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kil0ran [1302 posts] 2 weeks ago
0 likes

Perfect timing, very useful summary. Going to be trying out a few of these, particularly the free betas. 

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gmehje1 [30 posts] 2 weeks ago
1 like

Tried a lot of these.

Fulgaz hands down is the most stable and most used. 14 day free trial.

Try Sa Calobra or the new 4k Passo dello Stelvio (from Prato) - would be seriously impressed if anyone got under 1hr 45m. Full ride list here: https://fulgaz.com/fulgaz-rides/

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PRSboy [416 posts] 2 weeks ago
3 likes

For those of us living in areas where there is rubbish BT broadband or training in a room with no coverage, TrainerRoad works on an 'offline' mode so no net access is required during the session.

It would be interesting to know the MBPS required to run the software.  Zwift for example runs OK on 4G and actually uses less data than I expected.

Also, what hardware is needed... FulGaz only works on an Apple device which will rule it out for many.

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andynic [76 posts] 2 weeks ago
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I use a Wattbike in my local gym - does anyone know if you can use any of these in conjunction with the Wattbike? (given that I don't own or have admin rights over the Wattbike).

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maviczap [295 posts] 2 weeks ago
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What about BigRingVr?

High quality videos of most of the major climbs, nice and stable and improving all the time.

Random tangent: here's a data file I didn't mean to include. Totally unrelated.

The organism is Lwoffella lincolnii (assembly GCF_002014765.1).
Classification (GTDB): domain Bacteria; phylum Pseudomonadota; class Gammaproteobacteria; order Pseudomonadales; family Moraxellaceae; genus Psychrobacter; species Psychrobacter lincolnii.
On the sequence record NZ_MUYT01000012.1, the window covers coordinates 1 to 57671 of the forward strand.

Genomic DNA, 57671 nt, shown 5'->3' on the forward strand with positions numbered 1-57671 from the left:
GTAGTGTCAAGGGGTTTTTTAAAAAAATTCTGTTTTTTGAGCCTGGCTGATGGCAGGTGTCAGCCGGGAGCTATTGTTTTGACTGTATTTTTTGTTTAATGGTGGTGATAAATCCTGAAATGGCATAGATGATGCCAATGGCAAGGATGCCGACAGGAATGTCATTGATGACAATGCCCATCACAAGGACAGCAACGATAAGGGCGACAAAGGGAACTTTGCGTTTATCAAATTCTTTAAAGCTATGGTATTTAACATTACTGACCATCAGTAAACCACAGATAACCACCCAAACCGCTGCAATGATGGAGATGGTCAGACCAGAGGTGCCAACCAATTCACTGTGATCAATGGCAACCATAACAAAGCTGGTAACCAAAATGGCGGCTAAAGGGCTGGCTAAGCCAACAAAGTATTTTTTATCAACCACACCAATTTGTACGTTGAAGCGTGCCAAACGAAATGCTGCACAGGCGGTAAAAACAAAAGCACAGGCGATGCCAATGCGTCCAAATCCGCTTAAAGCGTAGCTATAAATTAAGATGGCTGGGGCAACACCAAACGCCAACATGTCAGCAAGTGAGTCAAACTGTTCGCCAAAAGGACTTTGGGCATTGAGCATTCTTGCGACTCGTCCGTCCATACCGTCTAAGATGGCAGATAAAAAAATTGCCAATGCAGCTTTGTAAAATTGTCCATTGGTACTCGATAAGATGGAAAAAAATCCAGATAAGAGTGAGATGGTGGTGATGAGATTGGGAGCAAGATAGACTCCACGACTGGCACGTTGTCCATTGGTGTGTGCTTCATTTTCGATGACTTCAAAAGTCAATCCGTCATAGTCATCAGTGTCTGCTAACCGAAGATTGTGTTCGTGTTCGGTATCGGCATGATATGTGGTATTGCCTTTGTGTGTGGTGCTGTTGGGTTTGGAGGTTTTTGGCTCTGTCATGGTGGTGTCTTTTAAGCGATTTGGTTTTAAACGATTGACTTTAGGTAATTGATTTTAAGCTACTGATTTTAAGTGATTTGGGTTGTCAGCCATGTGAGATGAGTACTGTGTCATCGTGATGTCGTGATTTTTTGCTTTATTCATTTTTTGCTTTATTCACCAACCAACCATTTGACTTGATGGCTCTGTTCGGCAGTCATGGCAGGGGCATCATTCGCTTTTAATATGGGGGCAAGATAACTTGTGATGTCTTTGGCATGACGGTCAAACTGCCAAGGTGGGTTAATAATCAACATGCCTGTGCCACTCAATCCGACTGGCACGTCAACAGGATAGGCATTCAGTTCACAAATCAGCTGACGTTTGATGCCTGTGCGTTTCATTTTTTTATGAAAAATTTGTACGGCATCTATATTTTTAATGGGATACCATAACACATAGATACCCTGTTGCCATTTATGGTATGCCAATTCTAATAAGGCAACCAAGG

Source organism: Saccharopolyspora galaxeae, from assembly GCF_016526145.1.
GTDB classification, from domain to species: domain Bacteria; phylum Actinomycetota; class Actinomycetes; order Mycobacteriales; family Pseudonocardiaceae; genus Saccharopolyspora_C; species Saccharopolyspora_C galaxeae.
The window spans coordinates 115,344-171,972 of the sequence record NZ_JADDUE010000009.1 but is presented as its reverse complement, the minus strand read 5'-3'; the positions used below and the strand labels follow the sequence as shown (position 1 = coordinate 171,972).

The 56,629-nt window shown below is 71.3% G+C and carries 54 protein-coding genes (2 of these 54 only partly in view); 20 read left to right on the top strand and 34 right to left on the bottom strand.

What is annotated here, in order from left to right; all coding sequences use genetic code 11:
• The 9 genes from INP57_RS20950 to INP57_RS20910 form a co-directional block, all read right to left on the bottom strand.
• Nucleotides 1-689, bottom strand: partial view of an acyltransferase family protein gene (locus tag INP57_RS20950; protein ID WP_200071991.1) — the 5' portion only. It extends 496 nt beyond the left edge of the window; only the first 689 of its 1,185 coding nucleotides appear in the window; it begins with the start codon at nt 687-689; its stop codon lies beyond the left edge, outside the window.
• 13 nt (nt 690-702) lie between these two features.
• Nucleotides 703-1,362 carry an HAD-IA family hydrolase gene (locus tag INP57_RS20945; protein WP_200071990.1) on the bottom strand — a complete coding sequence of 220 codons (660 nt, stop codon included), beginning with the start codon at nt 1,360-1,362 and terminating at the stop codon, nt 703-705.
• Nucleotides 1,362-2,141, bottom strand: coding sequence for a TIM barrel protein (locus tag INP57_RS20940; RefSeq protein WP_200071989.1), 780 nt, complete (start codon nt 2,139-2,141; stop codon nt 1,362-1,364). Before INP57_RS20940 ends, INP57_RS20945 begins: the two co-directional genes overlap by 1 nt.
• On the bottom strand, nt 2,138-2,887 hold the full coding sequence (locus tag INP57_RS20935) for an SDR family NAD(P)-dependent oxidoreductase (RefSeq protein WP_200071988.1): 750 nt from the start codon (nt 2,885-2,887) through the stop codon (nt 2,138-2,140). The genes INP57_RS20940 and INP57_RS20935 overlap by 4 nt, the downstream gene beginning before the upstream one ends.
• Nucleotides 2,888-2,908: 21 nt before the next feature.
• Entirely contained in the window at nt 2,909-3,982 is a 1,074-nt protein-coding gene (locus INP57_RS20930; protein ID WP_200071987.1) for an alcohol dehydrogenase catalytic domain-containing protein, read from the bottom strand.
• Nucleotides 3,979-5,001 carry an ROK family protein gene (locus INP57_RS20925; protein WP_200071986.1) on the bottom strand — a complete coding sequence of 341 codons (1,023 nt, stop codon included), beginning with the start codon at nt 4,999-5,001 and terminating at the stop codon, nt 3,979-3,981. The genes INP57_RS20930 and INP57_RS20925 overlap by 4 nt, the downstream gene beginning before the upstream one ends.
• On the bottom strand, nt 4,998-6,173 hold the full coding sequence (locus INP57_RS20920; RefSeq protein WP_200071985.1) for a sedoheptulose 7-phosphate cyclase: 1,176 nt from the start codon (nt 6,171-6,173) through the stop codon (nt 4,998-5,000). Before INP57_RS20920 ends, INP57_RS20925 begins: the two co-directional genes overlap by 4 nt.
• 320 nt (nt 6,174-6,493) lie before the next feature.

One post in FB Tacx Neo user group suggests that it will have multiple rider format like Zwift and Bkool as a future development.

I loved it for my pre Pyrenean trip last year for riding the climbs I would be doing, so when I did do them I could recognise landmarks

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Gizzard [37 posts] 2 weeks ago
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Onelap user here. My understanding is Magene plan to operate on a freemium model and use the software as a promotional tool to drive hardware sales. The free version has a workout builder  (Onelap Training Manager) and challenges available, not sure about races. Some kit options and group rides require a subscription. As Onelap is aimed at the Chinese market you'll need a Wechat wallet in order to pay for it or you'll need to obtain an annual subscription code from Magene. Both of these are a little difficult to obtain as a westerner outside China! As the review notes, there is a bit of a language barrier on the website, but you can get past this using browser translation tools. The PC software itself is functional and there's Android apps available if you don't mind sideloading.

 

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OR_biker [53 posts] 2 weeks ago
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Been using Road Grand Tours for a couple weeks and have enjoyed it.  I don't have a smart trainer (just a fluid trainer but with PowerTap pedals) so my experience may be different from others.  I still typically have a tablet playing videos in front of me but I like having something different to track my rides with, and it helps mix up the training a bit.